"The racing fans in Nashville -- and I don't know how to say this diplomatically -- I don't think they ever really embraced the superspeedway," Chaffin said. "When they first built the superspeedway, they were going to put in a short track, they were going to close the fairgrounds. Those plans never happened. The Nashville fairgrounds fans, they lost their date, and then the track stuck around, so we had the short track downtown and the big track out of town, and they never built the drag strip, never built the short track out there. So I don't think a lot of your short-track fans out there ever really embraced the superspeedway like they may have had the fairgrounds actually been plowed under. ... For whatever reason, I think fans here want to see NASCAR back at the fairgrounds."

Waltrip agreed. "I think one of the things that could have happened, I think it was a bit of animosity when they left the fairgrounds and built that race track," he said. "I think a lot of the old, traditional race fans resented that. And the fairgrounds struggled ever since then. There is a connect of the fairgrounds and downtown here, and I think that a lot of the old race fans and even some of the newer ones just maybe resented the fact that they took everything away from the fairgrounds and moved it out there."

None of that, though, takes away the sting felt by those close to the superspeedway. Bass began his relationship with the track in 2002, when he started painting the Gibson guitars that had traditionally been given to Nashville race winners going back to the fairgrounds days. Gibson builds the guitar, sends it to Bass to be painted, and the artist ships it back to the manufacturer, where the electronics and hardware are installed. The whole process, Bass said, takes about 150 hours, explaining why some were so stupefied when Kyle Busch smashed one a-la Pete Townshend in 2009. Recently, Bass began presenting the guitars in Victory Lane.

"I'd be devastated if the tradition of me painting guitars came to an end because the race track went away," said Bass, who had the idea after painting a Brooks and Dunn guitar presented to Dale Earnhardt in 1998. "But I can't emphasize enough how much I feel that is a great town, a great racing facility, and I would think it would be very attractive to new ownership who might take a little bit different approach at things to bring the people there. I definitely think it's been hurt by the economy in a big way. Maybe somebody else has some different ideas about what they could do with it, and take a chance to keep racing alive there in Nashville."

Toward that end, some hold out hope for a revival of the fairgrounds track as a NASCAR facility. It's an absolute long shot, given that the track hasn't hosted a national-series event since Randy Tolsma won a Truck race there in August 2000, and would require upgrades including the addition of the Steel and Foam Energy Reduction (SAFER) barrier. Then there's the political climate, and the ongoing battle the city government -- which owns the fairground, and by extension the track -- is waging to have the place shut down and redeveloped. Residents hate the noise, and the mayor envisions a commercial park. Chaffin and Bobby Hamilton Jr. recently won the right to hold seven late-model events at the fairgrounds this year and next, although Hamilton is now the sole promoter at the facility.

"The racing fans in Nashville -- and I don't know how to say this diplomatically -- I don't think they ever really embraced the superspeedway."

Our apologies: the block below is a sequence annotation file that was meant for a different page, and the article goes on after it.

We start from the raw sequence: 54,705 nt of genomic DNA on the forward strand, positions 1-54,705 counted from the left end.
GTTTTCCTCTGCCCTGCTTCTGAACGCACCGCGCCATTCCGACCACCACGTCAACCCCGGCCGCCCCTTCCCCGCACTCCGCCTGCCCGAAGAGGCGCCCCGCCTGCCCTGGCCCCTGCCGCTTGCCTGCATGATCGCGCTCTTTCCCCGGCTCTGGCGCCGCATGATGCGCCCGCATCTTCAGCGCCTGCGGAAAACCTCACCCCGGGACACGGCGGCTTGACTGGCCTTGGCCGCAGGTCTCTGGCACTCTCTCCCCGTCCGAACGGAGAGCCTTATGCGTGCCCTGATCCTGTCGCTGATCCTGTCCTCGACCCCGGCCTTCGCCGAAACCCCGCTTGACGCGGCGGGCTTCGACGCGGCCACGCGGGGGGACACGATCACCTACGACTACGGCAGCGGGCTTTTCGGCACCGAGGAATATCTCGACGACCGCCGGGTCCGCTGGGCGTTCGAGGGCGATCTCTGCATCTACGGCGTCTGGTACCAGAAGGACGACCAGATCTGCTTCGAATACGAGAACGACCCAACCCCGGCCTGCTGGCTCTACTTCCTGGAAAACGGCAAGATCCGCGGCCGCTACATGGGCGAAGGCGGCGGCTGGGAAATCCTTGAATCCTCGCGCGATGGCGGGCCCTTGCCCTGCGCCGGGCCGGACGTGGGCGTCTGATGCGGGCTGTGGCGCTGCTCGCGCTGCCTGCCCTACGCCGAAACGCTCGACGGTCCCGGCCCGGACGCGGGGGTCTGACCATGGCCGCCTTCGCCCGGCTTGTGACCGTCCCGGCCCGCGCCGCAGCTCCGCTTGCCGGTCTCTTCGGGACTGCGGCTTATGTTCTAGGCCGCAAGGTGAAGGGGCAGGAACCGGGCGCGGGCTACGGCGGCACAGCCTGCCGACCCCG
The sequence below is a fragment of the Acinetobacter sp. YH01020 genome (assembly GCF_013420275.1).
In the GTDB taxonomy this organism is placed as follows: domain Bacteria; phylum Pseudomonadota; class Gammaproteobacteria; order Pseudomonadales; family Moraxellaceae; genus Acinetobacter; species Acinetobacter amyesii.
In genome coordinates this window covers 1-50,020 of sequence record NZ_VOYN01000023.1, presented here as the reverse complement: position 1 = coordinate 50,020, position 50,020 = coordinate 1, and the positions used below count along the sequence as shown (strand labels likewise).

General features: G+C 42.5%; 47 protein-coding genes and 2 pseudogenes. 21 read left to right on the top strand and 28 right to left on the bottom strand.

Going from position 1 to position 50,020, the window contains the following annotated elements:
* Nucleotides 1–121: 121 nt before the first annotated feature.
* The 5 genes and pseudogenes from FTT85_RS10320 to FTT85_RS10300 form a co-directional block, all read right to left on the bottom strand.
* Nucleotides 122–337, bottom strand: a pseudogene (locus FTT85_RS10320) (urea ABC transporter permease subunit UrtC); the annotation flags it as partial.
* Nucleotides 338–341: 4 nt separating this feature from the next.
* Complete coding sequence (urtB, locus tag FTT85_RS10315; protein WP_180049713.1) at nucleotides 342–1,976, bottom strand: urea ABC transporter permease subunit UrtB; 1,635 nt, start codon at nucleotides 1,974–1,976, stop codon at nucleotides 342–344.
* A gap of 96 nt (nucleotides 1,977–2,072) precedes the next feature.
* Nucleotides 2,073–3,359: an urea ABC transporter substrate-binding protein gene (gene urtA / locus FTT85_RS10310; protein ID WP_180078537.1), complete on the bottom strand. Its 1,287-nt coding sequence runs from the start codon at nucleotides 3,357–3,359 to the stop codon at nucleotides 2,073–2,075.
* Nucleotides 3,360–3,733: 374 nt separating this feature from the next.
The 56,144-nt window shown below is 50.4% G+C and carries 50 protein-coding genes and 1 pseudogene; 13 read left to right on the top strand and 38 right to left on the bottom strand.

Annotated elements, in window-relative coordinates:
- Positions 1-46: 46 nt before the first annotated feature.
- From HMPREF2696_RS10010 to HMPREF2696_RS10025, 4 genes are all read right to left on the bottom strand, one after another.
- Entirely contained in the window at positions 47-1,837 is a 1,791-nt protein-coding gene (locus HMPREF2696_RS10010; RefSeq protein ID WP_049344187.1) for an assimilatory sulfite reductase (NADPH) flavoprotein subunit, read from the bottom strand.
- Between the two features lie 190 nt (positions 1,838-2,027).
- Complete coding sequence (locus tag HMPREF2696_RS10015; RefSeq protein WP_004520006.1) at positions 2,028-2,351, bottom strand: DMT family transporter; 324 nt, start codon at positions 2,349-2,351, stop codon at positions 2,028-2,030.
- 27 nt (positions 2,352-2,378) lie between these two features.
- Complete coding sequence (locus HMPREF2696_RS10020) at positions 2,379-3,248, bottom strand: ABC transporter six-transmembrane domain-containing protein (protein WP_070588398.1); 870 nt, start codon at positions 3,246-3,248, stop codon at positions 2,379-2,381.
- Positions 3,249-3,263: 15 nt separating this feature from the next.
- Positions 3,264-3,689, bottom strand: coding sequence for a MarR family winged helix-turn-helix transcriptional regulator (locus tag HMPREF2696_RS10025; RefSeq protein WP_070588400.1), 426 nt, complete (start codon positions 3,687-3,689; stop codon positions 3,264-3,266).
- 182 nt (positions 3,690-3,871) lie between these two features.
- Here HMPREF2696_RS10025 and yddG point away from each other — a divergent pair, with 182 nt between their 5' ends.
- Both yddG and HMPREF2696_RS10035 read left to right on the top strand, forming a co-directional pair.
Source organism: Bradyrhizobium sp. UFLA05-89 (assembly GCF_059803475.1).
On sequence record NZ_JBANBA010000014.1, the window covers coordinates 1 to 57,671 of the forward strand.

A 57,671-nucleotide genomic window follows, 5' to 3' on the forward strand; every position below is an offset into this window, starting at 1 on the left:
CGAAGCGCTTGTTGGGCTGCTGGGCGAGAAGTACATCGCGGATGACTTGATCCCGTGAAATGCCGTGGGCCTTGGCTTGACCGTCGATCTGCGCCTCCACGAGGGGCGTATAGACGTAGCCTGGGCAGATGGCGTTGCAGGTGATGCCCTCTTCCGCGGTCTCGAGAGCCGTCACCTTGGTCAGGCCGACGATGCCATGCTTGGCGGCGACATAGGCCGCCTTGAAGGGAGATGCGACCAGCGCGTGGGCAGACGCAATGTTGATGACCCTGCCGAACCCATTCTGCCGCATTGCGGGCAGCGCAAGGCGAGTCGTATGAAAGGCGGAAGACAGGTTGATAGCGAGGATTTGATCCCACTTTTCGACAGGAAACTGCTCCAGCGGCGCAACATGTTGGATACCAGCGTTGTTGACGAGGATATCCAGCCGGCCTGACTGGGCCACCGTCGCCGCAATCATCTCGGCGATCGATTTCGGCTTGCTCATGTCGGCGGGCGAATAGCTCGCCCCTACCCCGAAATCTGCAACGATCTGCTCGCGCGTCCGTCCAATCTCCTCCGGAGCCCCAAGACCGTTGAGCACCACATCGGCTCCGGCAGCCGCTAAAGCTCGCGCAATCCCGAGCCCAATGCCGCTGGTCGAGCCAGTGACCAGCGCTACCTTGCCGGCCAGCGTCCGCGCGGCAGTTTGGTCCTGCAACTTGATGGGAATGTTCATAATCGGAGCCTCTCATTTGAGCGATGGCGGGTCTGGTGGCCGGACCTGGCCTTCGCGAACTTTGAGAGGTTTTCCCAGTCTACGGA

Chaffin, still a big supporter of the fairgrounds track, calls the two-year extension a "stay of execution." But with the demise of the superspeedway, he's not alone in wondering if the fairgrounds can recapture the magic it once had, where fans would crowd under the covered main grandstand to watch the sport's best battle it out. Everybody knows it's a distant possibility. But some local record company bigwigs with NASCAR ties are supporters of the fairgrounds, Chaffin said, and he believes fans would respond to a return of NASCAR racing to its Nashville roots.

"We're in a battle just to keep the place open," he said. "I don't know if this potential NASCAR opportunity would tip the scales to help the track or not. Even if we could get the date, there's a lot that's got to happen. You've got to have purse money, corporate involvement, SAFER barriers, scoring loops. You'd probably have to put in temporary seating or more seating. Whether it can happen or not is a different story. But I can tell you, the buzz in Nashville [on Wednesday] was, people were thinking this could be great. We could get NASCAR back to Nashville."

It's a tantalizing possibility, of course, but one that may never be realized given the sport's direction toward more modern facilities -- like the superspeedway, whose demise has prompted speculation over what might become of the guitar trophy should NASCAR in Nashville go the way of North Wilkesboro and Rockingham. There are no guarantees, given that some sort of agreement would have to be struck between another race track and Gibson, which has been headquartered in Nashville since 1984. But if it had to go anywhere, Bass wonders about another Tennessee track: Bristol, which in addition to its NASCAR popularity was recognized by Congress in 1998 as the birthplace of country music.

"Keeping it in Tennessee," Bass said, "would only make sense."

Of course, so does the idea of NASCAR racing in Nashville, a city whose culture and tradition seem to mirror the sport as well as any other. For the moment, though, nothing is assured. The impending closure of Nashville Superspeedway has left Bass' painted guitars and the Music City both stuck in the same position -- a kind of racing limbo, waiting to see if there's a place for them in NASCAR in the years to come.

The opinions expressed are solely those of the writer.